Encouraging Independence in Children

in Parent

One of the most important tasks of parenting is to help children become independent, so that as adults, they can take care of themselves and pursue their dreams. Teaching independence is a long process, beginning in toddlerhood and (hopefully) ending sometime in early adulthood. These skills will help children adapt to new circumstances over the course of a lifetime. Below are some tips to help kids develop independence as they mature.

Give children increasing responsibility.
Teach children that they are important contributors to the family, and give them age appropriate chores. When they are five years old, they may help to fold the laundry, when they are ten they may help with yard work, when they are fifteen, they may help prepare family meals. As children approach their later teen years, they should know how to do most household chores (cooking, cleaning, laundry, and yard work); so that when they leave home they are ready to function independently.

Encourage kids to try things themselves first.
At times parents over function for kids, and kids become trained to ask for help rather than try things themselves. Whenever a child asks for help, if it is a task that you believe he can do on his own, ask him to try to do it himself first. If he tries, and doesn’t know how to complete a task, offer him help, but teach him how to do the task rather than doing it for him.

Teach kids to solve their own disputes.
Young children will often ask parents to solve disputes between siblings or friends. When children are very young, this is an appropriate role for parents. However, once children develop problem solving ability, encourage them to work out issues among themselves, and to approach you only if someone is in danger or the problem is intractable. If you do step in to help a child work out a dispute with a sibling or friend, act as an arbitrary in a negotiation so that you are modeling how to problem solve with others. If there is any bullying or abuse involved in the dispute, assume an authoritative role and discipline the offending child as needed.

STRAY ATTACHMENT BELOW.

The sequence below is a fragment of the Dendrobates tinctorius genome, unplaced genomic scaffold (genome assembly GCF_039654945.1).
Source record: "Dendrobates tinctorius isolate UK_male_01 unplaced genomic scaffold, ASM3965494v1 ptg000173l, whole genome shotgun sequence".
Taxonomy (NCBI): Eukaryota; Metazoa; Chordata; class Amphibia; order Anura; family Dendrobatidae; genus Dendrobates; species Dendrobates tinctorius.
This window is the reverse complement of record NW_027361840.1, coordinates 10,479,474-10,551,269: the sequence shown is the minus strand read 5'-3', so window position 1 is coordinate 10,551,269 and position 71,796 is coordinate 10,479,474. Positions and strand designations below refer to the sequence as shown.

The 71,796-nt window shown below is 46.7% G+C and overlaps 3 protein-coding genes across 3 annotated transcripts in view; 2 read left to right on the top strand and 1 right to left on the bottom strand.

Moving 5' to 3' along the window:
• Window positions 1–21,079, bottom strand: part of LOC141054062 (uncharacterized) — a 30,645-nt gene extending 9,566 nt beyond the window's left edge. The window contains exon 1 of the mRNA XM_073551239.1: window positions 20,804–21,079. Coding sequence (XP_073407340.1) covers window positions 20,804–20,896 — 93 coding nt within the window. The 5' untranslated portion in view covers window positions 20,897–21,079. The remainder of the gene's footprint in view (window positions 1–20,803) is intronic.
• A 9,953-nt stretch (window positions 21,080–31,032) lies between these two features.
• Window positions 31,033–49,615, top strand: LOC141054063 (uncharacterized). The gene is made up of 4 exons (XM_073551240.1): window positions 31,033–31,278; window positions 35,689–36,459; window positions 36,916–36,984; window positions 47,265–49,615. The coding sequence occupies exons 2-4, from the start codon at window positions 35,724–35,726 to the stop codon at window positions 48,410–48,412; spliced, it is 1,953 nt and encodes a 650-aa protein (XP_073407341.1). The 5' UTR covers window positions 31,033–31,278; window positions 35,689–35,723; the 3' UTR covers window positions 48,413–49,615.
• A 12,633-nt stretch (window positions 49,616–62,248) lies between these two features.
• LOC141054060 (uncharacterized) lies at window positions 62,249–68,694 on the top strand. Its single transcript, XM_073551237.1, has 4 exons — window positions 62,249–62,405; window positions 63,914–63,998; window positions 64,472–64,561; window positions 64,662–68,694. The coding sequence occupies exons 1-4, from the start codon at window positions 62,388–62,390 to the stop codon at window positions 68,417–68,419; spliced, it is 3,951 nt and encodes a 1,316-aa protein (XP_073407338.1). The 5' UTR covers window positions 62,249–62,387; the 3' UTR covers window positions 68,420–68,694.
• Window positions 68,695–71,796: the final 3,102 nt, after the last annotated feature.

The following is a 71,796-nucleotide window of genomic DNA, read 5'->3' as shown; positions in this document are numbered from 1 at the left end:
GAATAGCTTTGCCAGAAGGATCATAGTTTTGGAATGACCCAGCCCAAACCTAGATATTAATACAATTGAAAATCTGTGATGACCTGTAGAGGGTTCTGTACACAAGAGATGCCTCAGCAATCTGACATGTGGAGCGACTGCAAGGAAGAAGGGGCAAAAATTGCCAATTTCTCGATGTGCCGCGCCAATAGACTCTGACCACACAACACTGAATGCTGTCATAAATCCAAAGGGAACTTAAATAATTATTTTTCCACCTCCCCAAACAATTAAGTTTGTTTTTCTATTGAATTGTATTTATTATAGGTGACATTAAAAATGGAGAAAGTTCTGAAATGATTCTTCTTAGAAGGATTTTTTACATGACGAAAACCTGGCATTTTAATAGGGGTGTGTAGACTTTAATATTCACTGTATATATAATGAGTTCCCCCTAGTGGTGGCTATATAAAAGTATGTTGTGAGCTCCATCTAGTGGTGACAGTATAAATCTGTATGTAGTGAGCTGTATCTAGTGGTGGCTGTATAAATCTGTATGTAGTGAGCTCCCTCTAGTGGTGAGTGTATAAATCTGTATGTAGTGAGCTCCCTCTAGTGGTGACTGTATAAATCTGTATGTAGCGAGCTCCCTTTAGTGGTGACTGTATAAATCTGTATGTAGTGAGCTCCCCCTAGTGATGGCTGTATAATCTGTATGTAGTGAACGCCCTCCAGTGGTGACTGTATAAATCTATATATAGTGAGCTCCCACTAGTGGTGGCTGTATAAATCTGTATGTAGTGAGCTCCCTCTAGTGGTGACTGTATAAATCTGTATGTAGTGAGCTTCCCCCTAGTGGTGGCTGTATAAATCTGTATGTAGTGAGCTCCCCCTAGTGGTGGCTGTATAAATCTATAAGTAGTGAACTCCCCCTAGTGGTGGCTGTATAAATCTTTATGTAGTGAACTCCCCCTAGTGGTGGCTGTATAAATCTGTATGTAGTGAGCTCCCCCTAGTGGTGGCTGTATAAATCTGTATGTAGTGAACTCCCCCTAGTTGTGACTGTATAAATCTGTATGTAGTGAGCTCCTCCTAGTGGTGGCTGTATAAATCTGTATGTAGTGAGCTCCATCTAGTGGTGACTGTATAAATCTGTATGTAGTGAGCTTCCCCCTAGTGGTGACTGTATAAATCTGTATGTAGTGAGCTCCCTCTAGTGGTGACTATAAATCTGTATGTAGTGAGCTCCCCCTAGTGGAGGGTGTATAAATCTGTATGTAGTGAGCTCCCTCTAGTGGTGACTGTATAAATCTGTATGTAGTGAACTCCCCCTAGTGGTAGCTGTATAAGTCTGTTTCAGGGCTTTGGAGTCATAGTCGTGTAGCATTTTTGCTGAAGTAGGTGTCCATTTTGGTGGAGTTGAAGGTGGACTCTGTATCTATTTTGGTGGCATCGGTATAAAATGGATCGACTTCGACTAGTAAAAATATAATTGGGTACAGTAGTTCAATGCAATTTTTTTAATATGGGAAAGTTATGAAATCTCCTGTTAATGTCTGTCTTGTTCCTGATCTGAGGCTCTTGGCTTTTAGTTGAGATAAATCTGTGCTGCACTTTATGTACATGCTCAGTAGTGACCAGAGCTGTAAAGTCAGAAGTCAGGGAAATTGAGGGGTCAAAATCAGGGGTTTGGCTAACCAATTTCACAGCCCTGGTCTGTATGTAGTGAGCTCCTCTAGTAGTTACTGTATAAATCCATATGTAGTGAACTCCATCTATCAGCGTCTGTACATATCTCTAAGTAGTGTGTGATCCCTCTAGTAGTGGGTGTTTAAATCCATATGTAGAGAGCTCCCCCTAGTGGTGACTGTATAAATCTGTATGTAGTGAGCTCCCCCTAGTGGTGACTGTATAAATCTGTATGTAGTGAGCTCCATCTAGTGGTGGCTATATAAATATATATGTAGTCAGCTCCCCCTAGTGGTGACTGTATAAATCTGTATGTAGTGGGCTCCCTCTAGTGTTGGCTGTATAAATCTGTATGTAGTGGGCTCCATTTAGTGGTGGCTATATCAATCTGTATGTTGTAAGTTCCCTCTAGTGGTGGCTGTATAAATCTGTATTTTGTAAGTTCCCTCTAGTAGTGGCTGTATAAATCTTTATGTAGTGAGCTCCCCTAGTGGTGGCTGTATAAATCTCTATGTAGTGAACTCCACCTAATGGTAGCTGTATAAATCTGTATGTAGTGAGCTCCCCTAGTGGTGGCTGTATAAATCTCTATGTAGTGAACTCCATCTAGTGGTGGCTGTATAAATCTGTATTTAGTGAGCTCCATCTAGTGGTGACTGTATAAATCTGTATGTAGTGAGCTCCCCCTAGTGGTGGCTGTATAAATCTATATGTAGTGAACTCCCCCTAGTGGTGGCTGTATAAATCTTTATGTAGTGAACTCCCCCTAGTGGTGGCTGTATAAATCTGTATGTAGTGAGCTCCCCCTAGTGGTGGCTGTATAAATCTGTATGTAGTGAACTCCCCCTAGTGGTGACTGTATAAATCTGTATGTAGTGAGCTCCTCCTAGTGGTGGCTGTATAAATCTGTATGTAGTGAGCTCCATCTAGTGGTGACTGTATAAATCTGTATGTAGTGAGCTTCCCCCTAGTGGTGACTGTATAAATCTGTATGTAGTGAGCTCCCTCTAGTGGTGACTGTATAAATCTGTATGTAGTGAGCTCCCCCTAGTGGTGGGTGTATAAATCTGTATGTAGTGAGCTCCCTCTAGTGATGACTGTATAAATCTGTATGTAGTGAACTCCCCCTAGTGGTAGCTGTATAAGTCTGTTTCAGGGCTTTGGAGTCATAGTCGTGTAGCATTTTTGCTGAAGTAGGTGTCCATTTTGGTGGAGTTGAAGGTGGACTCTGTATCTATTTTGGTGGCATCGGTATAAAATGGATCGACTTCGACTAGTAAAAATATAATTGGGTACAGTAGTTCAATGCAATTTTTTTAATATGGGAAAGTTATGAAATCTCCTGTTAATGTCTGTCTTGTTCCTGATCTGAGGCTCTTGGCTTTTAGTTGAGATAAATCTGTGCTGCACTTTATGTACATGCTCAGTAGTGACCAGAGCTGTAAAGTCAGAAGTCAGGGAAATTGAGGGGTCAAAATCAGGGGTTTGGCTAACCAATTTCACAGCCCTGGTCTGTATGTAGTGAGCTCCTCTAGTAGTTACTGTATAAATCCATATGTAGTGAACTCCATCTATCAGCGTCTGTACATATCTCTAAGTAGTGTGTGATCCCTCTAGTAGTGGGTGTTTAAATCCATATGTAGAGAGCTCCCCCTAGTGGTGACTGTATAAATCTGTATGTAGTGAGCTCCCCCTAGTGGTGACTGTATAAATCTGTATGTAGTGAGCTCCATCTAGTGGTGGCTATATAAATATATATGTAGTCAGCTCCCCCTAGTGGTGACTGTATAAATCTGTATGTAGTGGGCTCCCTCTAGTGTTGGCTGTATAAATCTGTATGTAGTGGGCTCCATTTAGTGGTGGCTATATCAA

Teach kids how to manage money.
Teach kids how to handle money, including earning money, saving money, prioritizing spending, and giving to others. When they are very young, you can begin be teaching them to save a portion of their money, spend a portion and perhaps donate a portion of by helping with special tasks. By the time kids are teenagers, they should be able to understand how to make a simple budget. Having kids earn their own spending money during the high school years with a part time job, is a great way to introduce them to the real world of providing for oneself.

Teach kids to set goals.
When your child discovers an interest or a passion in life, teach him how to set broad goals and smaller goals as a means to achieving the larger goal. Talk with your child about setbacks, and the importance of persistence in any endeavor. Some children will give up on goals prematurely due to anxiety about failure. Teach the anxious child that failure is an inevitable part of the journey. Children who can identify what they want, set goals, and persist despite setbacks are well on the way to independence.

Author Box
Cindy Jett has 19 articles online

Cindy Jett, LICSW has a Bachelor of Architecture from the University of Notre Dame, and a Masters of Social Work from the National Catholic University. She had two years of postgraduate training at the Institute of Contemporary Psychotherapy and Psychoanalysis in Washington, DC. She worked on staff with adult survivors of traumatic childhood experiences at The CENTER: Posttraumatic Disorders Program in Washington, DC for two years, and had a private psychotherapy practice in Washington, DC for ten years.

Most recently, Cindy has discovered a passion for writing children's books. Her first book, Harry the Happy Caterpillar Grows, is for the anxious child who is having difficulty adapting to a life change. The whimsical story is about Harry, a caterpillar that has a fantastic life full of games, friends, and leaf eating, who one day discovers that he is expected to build a chrysalis and become a butterfly. Devastated by the news, Harry vows to remain a caterpillar forever. As the story unfolds, Harry learns that he can't keep things from changing, and he summons the courage to build his chrysalis and to join his friends as a butterfly. The book is beautifully illustrated and appropriate for children, ages 4-10. There are talking points in the back of the book to guide parents in how to use the book to help children adapt to change.

Cindy's second book will be published in the spring of 2011.

You can visit her website at http://www.harrythehappycaterpillar.com for more information on helping kids adapt to change.

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Encouraging Independence in Children

This article was published on 2011/01/14